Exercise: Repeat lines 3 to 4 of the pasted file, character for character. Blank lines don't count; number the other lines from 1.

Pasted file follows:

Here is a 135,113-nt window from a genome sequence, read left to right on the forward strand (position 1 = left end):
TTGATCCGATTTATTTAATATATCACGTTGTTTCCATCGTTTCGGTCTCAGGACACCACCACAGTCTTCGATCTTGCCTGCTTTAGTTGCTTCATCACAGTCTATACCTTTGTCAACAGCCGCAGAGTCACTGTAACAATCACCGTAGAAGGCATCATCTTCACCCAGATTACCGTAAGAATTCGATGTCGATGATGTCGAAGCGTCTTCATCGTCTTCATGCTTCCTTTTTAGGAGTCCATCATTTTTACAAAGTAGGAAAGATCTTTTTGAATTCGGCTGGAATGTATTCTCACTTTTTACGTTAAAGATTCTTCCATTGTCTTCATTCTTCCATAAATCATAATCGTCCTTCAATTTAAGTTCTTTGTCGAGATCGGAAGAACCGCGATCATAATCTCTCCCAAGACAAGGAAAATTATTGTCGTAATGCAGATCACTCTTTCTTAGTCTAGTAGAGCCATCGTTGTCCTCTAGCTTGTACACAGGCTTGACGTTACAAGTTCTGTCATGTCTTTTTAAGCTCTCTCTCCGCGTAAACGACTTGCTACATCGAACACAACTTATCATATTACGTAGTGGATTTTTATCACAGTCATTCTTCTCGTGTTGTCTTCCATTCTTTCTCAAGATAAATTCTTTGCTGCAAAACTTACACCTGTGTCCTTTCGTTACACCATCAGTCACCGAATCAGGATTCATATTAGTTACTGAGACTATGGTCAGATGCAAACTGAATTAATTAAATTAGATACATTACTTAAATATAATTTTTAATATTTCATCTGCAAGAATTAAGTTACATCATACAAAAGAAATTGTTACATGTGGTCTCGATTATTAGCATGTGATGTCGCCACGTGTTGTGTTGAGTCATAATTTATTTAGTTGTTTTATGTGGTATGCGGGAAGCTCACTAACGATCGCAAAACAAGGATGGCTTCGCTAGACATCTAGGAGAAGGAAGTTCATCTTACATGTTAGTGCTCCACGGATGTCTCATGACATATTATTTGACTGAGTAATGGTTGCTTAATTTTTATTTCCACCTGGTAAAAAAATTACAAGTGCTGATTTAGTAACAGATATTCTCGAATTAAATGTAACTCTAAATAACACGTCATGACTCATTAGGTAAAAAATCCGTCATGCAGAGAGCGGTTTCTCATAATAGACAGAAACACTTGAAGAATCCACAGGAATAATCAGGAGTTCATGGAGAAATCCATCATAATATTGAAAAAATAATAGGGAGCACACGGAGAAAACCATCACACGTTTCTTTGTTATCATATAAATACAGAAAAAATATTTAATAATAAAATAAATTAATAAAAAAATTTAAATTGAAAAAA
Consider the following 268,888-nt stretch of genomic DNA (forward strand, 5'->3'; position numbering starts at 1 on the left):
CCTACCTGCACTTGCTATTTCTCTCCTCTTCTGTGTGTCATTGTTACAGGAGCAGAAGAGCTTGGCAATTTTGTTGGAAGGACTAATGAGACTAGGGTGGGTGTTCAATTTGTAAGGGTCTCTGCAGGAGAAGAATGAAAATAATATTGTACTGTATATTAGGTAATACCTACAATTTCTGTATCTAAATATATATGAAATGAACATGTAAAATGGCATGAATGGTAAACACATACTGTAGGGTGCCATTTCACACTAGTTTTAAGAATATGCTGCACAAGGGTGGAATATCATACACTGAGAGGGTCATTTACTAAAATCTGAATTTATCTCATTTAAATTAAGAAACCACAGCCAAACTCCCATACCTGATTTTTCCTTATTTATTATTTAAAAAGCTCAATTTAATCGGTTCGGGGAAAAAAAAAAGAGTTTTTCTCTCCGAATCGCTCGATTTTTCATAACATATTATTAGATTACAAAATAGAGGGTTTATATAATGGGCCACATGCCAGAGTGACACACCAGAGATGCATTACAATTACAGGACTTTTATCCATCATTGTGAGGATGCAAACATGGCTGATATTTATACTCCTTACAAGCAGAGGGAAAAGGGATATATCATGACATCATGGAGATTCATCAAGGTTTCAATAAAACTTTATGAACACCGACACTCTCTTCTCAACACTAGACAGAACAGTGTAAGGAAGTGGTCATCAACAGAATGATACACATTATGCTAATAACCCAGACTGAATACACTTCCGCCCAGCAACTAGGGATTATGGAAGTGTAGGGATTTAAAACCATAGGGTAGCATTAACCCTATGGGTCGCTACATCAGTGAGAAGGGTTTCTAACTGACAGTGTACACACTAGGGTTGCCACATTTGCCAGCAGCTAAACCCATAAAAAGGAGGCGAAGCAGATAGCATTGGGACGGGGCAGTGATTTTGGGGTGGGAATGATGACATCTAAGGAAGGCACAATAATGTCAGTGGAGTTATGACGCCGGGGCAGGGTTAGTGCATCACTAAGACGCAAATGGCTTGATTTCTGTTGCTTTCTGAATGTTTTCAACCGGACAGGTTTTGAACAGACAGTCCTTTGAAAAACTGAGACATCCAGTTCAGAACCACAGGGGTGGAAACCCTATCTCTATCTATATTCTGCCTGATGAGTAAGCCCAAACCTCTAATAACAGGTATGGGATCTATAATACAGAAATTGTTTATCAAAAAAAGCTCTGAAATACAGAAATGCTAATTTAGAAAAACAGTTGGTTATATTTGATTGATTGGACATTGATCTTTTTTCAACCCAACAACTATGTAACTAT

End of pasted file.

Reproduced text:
Consider the following 268,888-nt stretch of genomic DNA (forward strand, 5'->3'; position numbering starts at 1 on the left):
CCTACCTGCACTTGCTATTTCTCTCCTCTTCTGTGTGTCATTGTTACAGGAGCAGAAGAGCTTGGCAATTTTGTTGGAAGGACTAATGAGACTAGGGTGGGTGTTCAATTTGTAAGGGTCTCTGCAGGAGAAGAATGAAAATAATATTGTACTGTATATTAGGTAATACCTACAATTTCTGTATCTAAATATATATGAAATGAACATGTAAAATGGCATGAATGGTAAACACATACTGTAGGGTGCCATTTCACACTAGTTTTAAGAATATGCTGCACAAGGGTGGAATATCATACACTGAGAGGGTCATTTACTAAAATCTGAATTTATCTCATTTAAATTAAGAAACCACAGCCAAACTCCCATACCTGATTTTTCCTTATTTATTATTTAAAAAGCTCAATTTAATCGGTTCGGGGAAAAAAAAAAGAGTTTTTCTCTCCGAATCGCTCGATTTTTCATAACATATTATTAGATTACAAAATAGAGGGTTTATATAATGGGCCACATGCCAGAGTGACACACCAGAGATGCATTACAATTACAGGACTTTTATCCATCATTGTGAGGATGCAAACATGGCTGATATTTATACTCCTTACAAGCAGAGGGAAAAGGGATATATCATGACATCATGGAGATTCATCAAGGTTTCAATAAAACTTTATGAACACCGACACTCTCTTCTCAACACTAGACAGAACAGTGTAAGGAAGTGGTCATCAACAGAATGATACACATTATGCTAATAACCCAGACTGAATACACTTCCGCCCAGCAACTAGGGATTATGGAAGTGTAGGGATTTAAAACCATAGGGTAGCATTAACCCTATGGGTCGCTACATCAGTGAGAAGGGTTTCTAACTGACAGTGTACACACTAGGGTTGCCACATTTGCCAGCAGCTAAACCCATAAAAAGGAGGCGAAGCAGATAGCATTGGGACGGGGCAGTGATTTTGGGGTGGGAATGATGACATCTAAGGAAGGCACAATAATGTCAGTGGAGTTATGACGCCGGGGCAGGGTTAGTGCATCACTAAGACGCAAATGGCTTGATTTCTGTTGCTTTCTGAATGTTTTCAACCGGACAGGTTTTGAACAGACAGTCCTTTGAAAAACTGAGACATCCAGTTCAGAACCACAGGGGTGGAAACCCTATCTCTATCTATATTCTGCCTGATGAGTAAGCCCAAACCTCTAATAACAGGTATGGGATCTATAATACAGAAATTGTTTATCAAAAAAAGCTCTGAAATACAGAAATGCTAATTTAGAAAAACAGTTGGTTATATTTGATTGATTGGACATTGATCTTTTTTCAACCCAACAACTATGTAACTAT